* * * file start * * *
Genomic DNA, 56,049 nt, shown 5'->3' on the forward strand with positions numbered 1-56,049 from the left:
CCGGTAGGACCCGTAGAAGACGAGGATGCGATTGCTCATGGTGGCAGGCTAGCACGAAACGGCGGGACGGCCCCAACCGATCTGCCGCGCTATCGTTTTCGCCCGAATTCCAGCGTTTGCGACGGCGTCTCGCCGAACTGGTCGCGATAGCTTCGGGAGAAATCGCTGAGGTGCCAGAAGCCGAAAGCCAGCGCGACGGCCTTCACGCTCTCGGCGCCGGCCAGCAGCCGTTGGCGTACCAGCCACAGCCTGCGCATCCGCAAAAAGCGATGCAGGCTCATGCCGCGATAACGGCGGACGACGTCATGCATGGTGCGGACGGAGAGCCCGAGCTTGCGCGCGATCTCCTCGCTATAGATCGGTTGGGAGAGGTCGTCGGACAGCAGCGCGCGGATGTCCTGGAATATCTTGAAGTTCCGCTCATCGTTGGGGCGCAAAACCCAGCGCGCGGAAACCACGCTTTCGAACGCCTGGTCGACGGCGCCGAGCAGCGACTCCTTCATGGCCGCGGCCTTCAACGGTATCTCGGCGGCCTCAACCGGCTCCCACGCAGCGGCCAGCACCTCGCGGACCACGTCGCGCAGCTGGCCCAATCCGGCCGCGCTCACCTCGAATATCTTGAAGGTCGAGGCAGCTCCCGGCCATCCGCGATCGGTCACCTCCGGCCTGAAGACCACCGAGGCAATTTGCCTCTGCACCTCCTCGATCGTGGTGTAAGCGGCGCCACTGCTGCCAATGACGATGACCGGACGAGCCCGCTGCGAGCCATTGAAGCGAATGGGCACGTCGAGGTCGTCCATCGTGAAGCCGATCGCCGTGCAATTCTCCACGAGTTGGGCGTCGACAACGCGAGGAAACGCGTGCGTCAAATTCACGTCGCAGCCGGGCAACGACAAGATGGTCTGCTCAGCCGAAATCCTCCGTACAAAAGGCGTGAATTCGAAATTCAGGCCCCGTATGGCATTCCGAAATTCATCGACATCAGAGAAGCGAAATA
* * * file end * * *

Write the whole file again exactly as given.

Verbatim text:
Genomic DNA, 56,049 nt, shown 5'->3' on the forward strand with positions numbered 1-56,049 from the left:
CCGGTAGGACCCGTAGAAGACGAGGATGCGATTGCTCATGGTGGCAGGCTAGCACGAAACGGCGGGACGGCCCCAACCGATCTGCCGCGCTATCGTTTTCGCCCGAATTCCAGCGTTTGCGACGGCGTCTCGCCGAACTGGTCGCGATAGCTTCGGGAGAAATCGCTGAGGTGCCAGAAGCCGAAAGCCAGCGCGACGGCCTTCACGCTCTCGGCGCCGGCCAGCAGCCGTTGGCGTACCAGCCACAGCCTGCGCATCCGCAAAAAGCGATGCAGGCTCATGCCGCGATAACGGCGGACGACGTCATGCATGGTGCGGACGGAGAGCCCGAGCTTGCGCGCGATCTCCTCGCTATAGATCGGTTGGGAGAGGTCGTCGGACAGCAGCGCGCGGATGTCCTGGAATATCTTGAAGTTCCGCTCATCGTTGGGGCGCAAAACCCAGCGCGCGGAAACCACGCTTTCGAACGCCTGGTCGACGGCGCCGAGCAGCGACTCCTTCATGGCCGCGGCCTTCAACGGTATCTCGGCGGCCTCAACCGGCTCCCACGCAGCGGCCAGCACCTCGCGGACCACGTCGCGCAGCTGGCCCAATCCGGCCGCGCTCACCTCGAATATCTTGAAGGTCGAGGCAGCTCCCGGCCATCCGCGATCGGTCACCTCCGGCCTGAAGACCACCGAGGCAATTTGCCTCTGCACCTCCTCGATCGTGGTGTAAGCGGCGCCACTGCTGCCAATGACGATGACCGGACGAGCCCGCTGCGAGCCATTGAAGCGAATGGGCACGTCGAGGTCGTCCATCGTGAAGCCGATCGCCGTGCAATTCTCCACGAGTTGGGCGTCGACAACGCGAGGAAACGCGTGCGTCAAATTCACGTCGCAGCCGGGCAACGACAAGATGGTCTGCTCAGCCGAAATCCTCCGTACAAAAGGCGTGAATTCGAAATTCAGGCCCCGTATGGCATTCCGAAATTCATCGACATCAGAGAAGCGAAATA